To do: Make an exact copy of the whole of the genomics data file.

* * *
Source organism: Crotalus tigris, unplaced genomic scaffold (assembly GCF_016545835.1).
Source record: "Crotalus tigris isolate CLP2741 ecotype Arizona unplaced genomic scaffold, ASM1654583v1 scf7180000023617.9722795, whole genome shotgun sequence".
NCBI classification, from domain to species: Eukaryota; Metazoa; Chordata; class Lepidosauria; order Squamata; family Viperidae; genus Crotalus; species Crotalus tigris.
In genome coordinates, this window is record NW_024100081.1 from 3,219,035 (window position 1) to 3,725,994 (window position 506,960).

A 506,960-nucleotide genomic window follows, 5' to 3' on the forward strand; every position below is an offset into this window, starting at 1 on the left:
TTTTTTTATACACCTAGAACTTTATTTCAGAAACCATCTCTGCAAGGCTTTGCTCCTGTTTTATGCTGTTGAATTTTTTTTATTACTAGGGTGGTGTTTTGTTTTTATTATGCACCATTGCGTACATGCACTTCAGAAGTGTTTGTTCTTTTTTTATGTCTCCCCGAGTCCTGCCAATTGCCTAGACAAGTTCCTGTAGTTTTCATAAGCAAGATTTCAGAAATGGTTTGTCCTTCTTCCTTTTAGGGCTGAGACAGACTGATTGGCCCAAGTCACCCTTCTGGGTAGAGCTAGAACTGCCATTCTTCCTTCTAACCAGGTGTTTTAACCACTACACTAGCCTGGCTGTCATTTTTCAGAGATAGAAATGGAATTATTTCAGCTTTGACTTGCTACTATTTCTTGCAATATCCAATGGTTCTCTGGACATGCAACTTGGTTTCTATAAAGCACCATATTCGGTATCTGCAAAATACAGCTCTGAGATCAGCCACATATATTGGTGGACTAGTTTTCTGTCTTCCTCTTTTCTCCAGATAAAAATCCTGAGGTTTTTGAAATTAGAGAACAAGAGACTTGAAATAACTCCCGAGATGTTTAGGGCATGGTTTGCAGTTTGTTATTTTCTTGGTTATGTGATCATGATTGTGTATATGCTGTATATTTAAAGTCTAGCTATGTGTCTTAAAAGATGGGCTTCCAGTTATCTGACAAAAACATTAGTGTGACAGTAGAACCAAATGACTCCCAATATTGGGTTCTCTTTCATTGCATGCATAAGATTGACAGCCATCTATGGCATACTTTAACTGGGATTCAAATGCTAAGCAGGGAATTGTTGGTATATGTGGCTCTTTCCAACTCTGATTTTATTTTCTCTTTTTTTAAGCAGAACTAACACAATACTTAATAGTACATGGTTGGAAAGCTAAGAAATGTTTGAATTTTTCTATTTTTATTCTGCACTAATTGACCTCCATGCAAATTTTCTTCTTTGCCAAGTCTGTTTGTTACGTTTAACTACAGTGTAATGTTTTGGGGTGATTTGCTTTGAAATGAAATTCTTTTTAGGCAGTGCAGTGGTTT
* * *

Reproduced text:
Source organism: Crotalus tigris, unplaced genomic scaffold (assembly GCF_016545835.1).
Source record: "Crotalus tigris isolate CLP2741 ecotype Arizona unplaced genomic scaffold, ASM1654583v1 scf7180000023617.9722795, whole genome shotgun sequence".
NCBI classification, from domain to species: Eukaryota; Metazoa; Chordata; class Lepidosauria; order Squamata; family Viperidae; genus Crotalus; species Crotalus tigris.
In genome coordinates, this window is record NW_024100081.1 from 3,219,035 (window position 1) to 3,725,994 (window position 506,960).

A 506,960-nucleotide genomic window follows, 5' to 3' on the forward strand; every position below is an offset into this window, starting at 1 on the left:
TTTTTTTATACACCTAGAACTTTATTTCAGAAACCATCTCTGCAAGGCTTTGCTCCTGTTTTATGCTGTTGAATTTTTTTTATTACTAGGGTGGTGTTTTGTTTTTATTATGCACCATTGCGTACATGCACTTCAGAAGTGTTTGTTCTTTTTTTATGTCTCCCCGAGTCCTGCCAATTGCCTAGACAAGTTCCTGTAGTTTTCATAAGCAAGATTTCAGAAATGGTTTGTCCTTCTTCCTTTTAGGGCTGAGACAGACTGATTGGCCCAAGTCACCCTTCTGGGTAGAGCTAGAACTGCCATTCTTCCTTCTAACCAGGTGTTTTAACCACTACACTAGCCTGGCTGTCATTTTTCAGAGATAGAAATGGAATTATTTCAGCTTTGACTTGCTACTATTTCTTGCAATATCCAATGGTTCTCTGGACATGCAACTTGGTTTCTATAAAGCACCATATTCGGTATCTGCAAAATACAGCTCTGAGATCAGCCACATATATTGGTGGACTAGTTTTCTGTCTTCCTCTTTTCTCCAGATAAAAATCCTGAGGTTTTTGAAATTAGAGAACAAGAGACTTGAAATAACTCCCGAGATGTTTAGGGCATGGTTTGCAGTTTGTTATTTTCTTGGTTATGTGATCATGATTGTGTATATGCTGTATATTTAAAGTCTAGCTATGTGTCTTAAAAGATGGGCTTCCAGTTATCTGACAAAAACATTAGTGTGACAGTAGAACCAAATGACTCCCAATATTGGGTTCTCTTTCATTGCATGCATAAGATTGACAGCCATCTATGGCATACTTTAACTGGGATTCAAATGCTAAGCAGGGAATTGTTGGTATATGTGGCTCTTTCCAACTCTGATTTTATTTTCTCTTTTTTTAAGCAGAACTAACACAATACTTAATAGTACATGGTTGGAAAGCTAAGAAATGTTTGAATTTTTCTATTTTTATTCTGCACTAATTGACCTCCATGCAAATTTTCTTCTTTGCCAAGTCTGTTTGTTACGTTTAACTACAGTGTAATGTTTTGGGGTGATTTGCTTTGAAATGAAATTCTTTTTAGGCAGTGCAGTGGTTT